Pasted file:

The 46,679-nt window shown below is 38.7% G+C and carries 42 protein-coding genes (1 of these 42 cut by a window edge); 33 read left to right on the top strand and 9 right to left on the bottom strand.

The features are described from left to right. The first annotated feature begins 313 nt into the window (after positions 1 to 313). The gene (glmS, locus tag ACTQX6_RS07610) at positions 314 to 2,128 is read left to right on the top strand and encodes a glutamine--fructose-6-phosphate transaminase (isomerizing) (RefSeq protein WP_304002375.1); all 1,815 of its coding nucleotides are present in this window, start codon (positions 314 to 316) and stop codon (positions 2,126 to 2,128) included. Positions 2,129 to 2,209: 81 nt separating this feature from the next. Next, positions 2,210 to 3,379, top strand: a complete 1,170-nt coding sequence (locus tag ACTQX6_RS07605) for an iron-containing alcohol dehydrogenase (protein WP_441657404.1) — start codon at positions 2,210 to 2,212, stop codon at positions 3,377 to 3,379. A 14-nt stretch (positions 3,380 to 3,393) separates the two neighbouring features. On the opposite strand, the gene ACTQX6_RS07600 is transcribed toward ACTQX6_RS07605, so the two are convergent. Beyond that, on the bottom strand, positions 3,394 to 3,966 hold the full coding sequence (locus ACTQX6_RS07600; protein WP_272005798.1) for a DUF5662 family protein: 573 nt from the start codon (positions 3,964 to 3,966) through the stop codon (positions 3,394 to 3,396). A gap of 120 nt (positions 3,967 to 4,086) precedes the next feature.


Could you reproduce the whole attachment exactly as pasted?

The 46,679-nt window shown below is 38.7% G+C and carries 42 protein-coding genes (1 of these 42 cut by a window edge); 33 read left to right on the top strand and 9 right to left on the bottom strand.

The features are described from left to right. The first annotated feature begins 313 nt into the window (after positions 1 to 313). The gene (glmS, locus tag ACTQX6_RS07610) at positions 314 to 2,128 is read left to right on the top strand and encodes a glutamine--fructose-6-phosphate transaminase (isomerizing) (RefSeq protein WP_304002375.1); all 1,815 of its coding nucleotides are present in this window, start codon (positions 314 to 316) and stop codon (positions 2,126 to 2,128) included. Positions 2,129 to 2,209: 81 nt separating this feature from the next. Next, positions 2,210 to 3,379, top strand: a complete 1,170-nt coding sequence (locus tag ACTQX6_RS07605) for an iron-containing alcohol dehydrogenase (protein WP_441657404.1) — start codon at positions 2,210 to 2,212, stop codon at positions 3,377 to 3,379. A 14-nt stretch (positions 3,380 to 3,393) separates the two neighbouring features. On the opposite strand, the gene ACTQX6_RS07600 is transcribed toward ACTQX6_RS07605, so the two are convergent. Beyond that, on the bottom strand, positions 3,394 to 3,966 hold the full coding sequence (locus ACTQX6_RS07600; protein WP_272005798.1) for a DUF5662 family protein: 573 nt from the start codon (positions 3,964 to 3,966) through the stop codon (positions 3,394 to 3,396). A gap of 120 nt (positions 3,967 to 4,086) precedes the next feature.